If you liked The Da Vinci Code by Dan Brown, you might enjoy one of these books:
The Confessor by Daniel Silva
This book is part of a series featuring art restorer and Israeli agent Gabriel Allon. After the assassination of a Munich writer, Allon and Vatican priest Pietro embark on dangerous journeys, revealing long-buried secrets affecting the fates of millions. Meanwhile, the pope vows to uncover the truth about the church's response to the Holocaust in this multilayered-plot.
The Eight by Katherine Neville
During the French Revolution, a young novice risks her life to keep a jeweled chess set that Moors gave Charlemagne; in the 20th century, a computer expert and a chess master try to solve its mystery. The suspenseful narrative contains many puzzles, crosswords, and cryptograms, which should appeal to fans of Robert Langdon’s adventures.
The Eighth Day by John Case
P.I. Danny Cray is hired to discover who is behind a scheme to destroy the reputation of a notorious billionaire—an assignment that hurls him into a sinister world where nothing is what it seems. Dan Brown enthusiasts will love the settings of this riveting thriller—from the streets of D.C. to the Vatican Library to an entire city buried deep under eastern Turkey.
The Expected One by Kathleen McGowan
Maureen Pascal gets mixed up in a quest to gain control of a priceless series of scrolls, written in the first century by Mary Magdalene and hidden in France. Like Langdon, Pascal is an engagingly-drawn university lecturer and author. This book is notable for its hauntingly real depiction of biblical characters and detailed description of biblical history.
Labyrinth by Kate Mosse
Alice, a volunteer at an archaeological dig, becomes a target after discovering a pair of crumbling skeletons in the Pyrenees, while 800 years in the past, Alais, the daughter of a crusader, must safeguard the location of the Holy Grail. Epic adventure weaves together the present and the past in this page-turner.
The Rule of Four by Ian Caldwell & Dustin Thomason
Trying to decipher an ancient text that weaves a mathematical labyrinth within a love story, two students at Princeton obtain a diary that may contain the key to the code. When a fellow researcher is killed, they realize that the book contains a dangerous secret. Riddles, romance, and Renaissance mysteries—oh my!
The Secret Supper by Javier Sierra
It is 1497. Sent to oversee the completion of Da Vinci's "The Last Supper," Dominican inquisitor Fray Agustin Leyre investigates the artist’s omission of key elements and use of symbolic imagery, which suggests that there is a coded message in the painting. This is an interesting historical twist on the mysterious work of Leonardo Da Vinci.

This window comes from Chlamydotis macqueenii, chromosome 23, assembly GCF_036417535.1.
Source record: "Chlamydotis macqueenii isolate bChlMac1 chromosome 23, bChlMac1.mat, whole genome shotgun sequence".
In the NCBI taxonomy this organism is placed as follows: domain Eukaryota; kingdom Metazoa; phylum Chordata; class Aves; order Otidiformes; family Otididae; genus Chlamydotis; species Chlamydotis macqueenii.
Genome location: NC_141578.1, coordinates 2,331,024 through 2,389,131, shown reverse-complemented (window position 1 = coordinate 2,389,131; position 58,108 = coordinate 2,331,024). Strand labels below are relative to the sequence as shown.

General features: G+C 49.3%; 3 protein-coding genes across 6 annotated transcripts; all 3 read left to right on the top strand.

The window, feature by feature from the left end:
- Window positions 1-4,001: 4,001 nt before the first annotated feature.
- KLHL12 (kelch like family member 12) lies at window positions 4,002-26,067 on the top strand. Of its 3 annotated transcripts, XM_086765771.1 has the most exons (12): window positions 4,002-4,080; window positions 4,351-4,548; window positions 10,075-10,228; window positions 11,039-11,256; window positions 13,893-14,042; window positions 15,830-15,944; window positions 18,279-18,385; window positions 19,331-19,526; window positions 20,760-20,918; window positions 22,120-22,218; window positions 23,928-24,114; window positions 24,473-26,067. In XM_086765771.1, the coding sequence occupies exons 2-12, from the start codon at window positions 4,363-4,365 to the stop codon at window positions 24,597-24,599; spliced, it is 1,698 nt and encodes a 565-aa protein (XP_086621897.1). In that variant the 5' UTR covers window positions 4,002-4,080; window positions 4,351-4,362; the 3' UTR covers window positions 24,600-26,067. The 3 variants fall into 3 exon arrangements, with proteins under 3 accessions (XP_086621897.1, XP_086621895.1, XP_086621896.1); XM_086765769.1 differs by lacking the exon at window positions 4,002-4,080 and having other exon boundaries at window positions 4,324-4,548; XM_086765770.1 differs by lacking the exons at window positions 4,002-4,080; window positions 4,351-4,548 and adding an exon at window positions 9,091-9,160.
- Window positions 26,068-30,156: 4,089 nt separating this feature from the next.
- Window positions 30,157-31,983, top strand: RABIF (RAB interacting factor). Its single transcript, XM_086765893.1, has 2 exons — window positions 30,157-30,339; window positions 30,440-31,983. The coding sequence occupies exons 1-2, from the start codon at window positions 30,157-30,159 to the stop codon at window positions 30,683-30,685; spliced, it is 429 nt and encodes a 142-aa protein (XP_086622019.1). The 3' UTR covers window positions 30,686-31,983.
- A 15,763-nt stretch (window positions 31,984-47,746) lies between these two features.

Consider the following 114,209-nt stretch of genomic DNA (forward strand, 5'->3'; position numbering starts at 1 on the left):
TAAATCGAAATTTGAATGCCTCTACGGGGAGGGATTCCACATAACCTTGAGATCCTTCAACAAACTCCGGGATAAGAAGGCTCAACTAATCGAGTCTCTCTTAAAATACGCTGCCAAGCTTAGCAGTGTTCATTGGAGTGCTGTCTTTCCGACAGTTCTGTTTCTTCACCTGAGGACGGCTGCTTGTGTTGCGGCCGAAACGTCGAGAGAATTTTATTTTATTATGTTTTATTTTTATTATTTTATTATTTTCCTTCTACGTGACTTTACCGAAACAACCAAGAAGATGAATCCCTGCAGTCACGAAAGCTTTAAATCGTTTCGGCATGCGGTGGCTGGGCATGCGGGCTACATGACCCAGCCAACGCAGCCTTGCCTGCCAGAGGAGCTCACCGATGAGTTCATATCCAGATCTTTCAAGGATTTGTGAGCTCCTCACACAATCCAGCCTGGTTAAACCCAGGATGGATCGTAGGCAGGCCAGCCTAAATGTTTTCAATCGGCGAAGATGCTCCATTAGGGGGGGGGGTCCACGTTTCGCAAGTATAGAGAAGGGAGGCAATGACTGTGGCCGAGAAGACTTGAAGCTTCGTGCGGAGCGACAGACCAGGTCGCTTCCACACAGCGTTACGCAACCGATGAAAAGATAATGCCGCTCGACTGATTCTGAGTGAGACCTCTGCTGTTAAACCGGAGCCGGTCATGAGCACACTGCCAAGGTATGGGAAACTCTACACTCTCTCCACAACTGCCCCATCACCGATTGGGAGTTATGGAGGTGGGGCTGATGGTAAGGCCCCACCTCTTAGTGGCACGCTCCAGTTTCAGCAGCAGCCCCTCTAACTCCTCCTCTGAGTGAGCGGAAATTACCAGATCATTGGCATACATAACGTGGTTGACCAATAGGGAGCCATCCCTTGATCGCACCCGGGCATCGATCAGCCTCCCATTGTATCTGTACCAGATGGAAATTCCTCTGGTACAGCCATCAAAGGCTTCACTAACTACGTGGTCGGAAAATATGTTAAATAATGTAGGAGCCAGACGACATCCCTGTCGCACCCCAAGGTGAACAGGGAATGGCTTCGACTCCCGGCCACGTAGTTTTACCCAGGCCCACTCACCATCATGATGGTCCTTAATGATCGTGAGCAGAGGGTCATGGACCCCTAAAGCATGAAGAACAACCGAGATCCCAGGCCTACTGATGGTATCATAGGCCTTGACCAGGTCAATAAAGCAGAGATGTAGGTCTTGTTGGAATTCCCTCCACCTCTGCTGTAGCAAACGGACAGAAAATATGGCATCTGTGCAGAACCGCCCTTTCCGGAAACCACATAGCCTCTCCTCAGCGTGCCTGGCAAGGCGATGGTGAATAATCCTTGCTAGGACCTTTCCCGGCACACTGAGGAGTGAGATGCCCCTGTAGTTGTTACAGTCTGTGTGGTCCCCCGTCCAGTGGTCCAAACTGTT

The Sign by Raymond Khoury
When a scientific expedition is swallowed up by a shimmering sphere of light during a live CNN report, a viewer in a dusty Egyptian bar recognizes the phenomenon, which is declared by some as proof of God's existence. Unrelenting action and a suitably twisted ending combined with a powerful message make for a compelling read.
The Templar Legacy by Steve Berry
By 1311, the last Templar master had been burnt at the stake—or so it has been assumed. Now former secret agent Cotton Malone must solve a mystery of the lost 14th century Templar riches, before the evil latter-day Templar Raymond de Roquefort, who will do anything to keep their secrets, prevails. This is a complex but extremely readable thriller.
The Testament by Eric Van Lustbader
After his father's death in a mysterious explosion, "Bravo" Shaw discovers that his dad had been a member of a secret sect tasked with preserving an ancient cache of documents, allegedly written by Christ himself, that could reshape all of Christianity. More Jason Bourne than Robert Langdon, this story will appeal more to the action fan than the puzzle fan.
Also by Dan Brown:
Angels & Demons
In the first novel to feature Harvard professor and symbologist Robert Langdon, a famous physicist is found murdered. This seems to be the work of the Illuminati, a secret brotherhood presumed extinct for nearly 400 years. With beautiful Italian scientist Vittoria Vetra, Langdon embarks on a dangerous mission against an invisible enemy to save the Vatican. This novel features all the heart-stopping suspense and well-drawn characters that Brown fans expect.
The Lost Symbol
In the newest Robert Langdon novel, the discovery of a mysterious object in the U.S. Capitol building and a subsequent kidnapping lead Langdon into a web of mysterious codes, secret locations, and hidden knowledge. With the fastest moving plot of the series, all of the action takes place over a 12-hour period.
On the eve of a presidential race in which NASA's budget is a pivotal issue, the space agency announces the discovery of an ancient meteorite filled with fossils deep in the Arctic ice. This is a very different Dan Brown, but with convincing settings, likeable and hateful characters, sophisticated scientific and military details, and a breakneck pace, it’s still a must-read.